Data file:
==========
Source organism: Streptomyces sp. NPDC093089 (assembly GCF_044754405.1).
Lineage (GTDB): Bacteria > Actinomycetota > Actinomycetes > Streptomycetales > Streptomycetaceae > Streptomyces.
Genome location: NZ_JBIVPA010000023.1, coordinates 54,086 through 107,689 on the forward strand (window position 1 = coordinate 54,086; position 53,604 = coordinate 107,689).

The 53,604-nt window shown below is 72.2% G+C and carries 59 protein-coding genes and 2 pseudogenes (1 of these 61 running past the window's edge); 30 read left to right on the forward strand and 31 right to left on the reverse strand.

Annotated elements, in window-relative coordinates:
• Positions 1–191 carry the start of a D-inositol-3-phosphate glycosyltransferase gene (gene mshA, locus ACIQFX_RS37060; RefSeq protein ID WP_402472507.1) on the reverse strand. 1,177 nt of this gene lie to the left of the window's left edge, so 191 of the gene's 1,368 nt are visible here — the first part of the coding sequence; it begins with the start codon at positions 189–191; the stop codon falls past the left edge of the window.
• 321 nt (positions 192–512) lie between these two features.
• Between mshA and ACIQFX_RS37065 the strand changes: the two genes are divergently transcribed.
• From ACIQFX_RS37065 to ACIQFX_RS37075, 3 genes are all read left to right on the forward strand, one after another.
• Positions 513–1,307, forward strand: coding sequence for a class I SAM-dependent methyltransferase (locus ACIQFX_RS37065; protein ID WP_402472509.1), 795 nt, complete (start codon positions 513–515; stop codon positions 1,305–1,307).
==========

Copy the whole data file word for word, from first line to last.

Source organism: Streptomyces sp. NPDC093089 (assembly GCF_044754405.1).
Lineage (GTDB): Bacteria > Actinomycetota > Actinomycetes > Streptomycetales > Streptomycetaceae > Streptomyces.
Genome location: NZ_JBIVPA010000023.1, coordinates 54,086 through 107,689 on the forward strand (window position 1 = coordinate 54,086; position 53,604 = coordinate 107,689).

The 53,604-nt window shown below is 72.2% G+C and carries 59 protein-coding genes and 2 pseudogenes (1 of these 61 running past the window's edge); 30 read left to right on the forward strand and 31 right to left on the reverse strand.

Annotated elements, in window-relative coordinates:
• Positions 1–191 carry the start of a D-inositol-3-phosphate glycosyltransferase gene (gene mshA, locus ACIQFX_RS37060; RefSeq protein ID WP_402472507.1) on the reverse strand. 1,177 nt of this gene lie to the left of the window's left edge, so 191 of the gene's 1,368 nt are visible here — the first part of the coding sequence; it begins with the start codon at positions 189–191; the stop codon falls past the left edge of the window.
• 321 nt (positions 192–512) lie between these two features.
• Between mshA and ACIQFX_RS37065 the strand changes: the two genes are divergently transcribed.
• From ACIQFX_RS37065 to ACIQFX_RS37075, 3 genes are all read left to right on the forward strand, one after another.
• Positions 513–1,307, forward strand: coding sequence for a class I SAM-dependent methyltransferase (locus ACIQFX_RS37065; protein ID WP_402472509.1), 795 nt, complete (start codon positions 513–515; stop codon positions 1,305–1,307).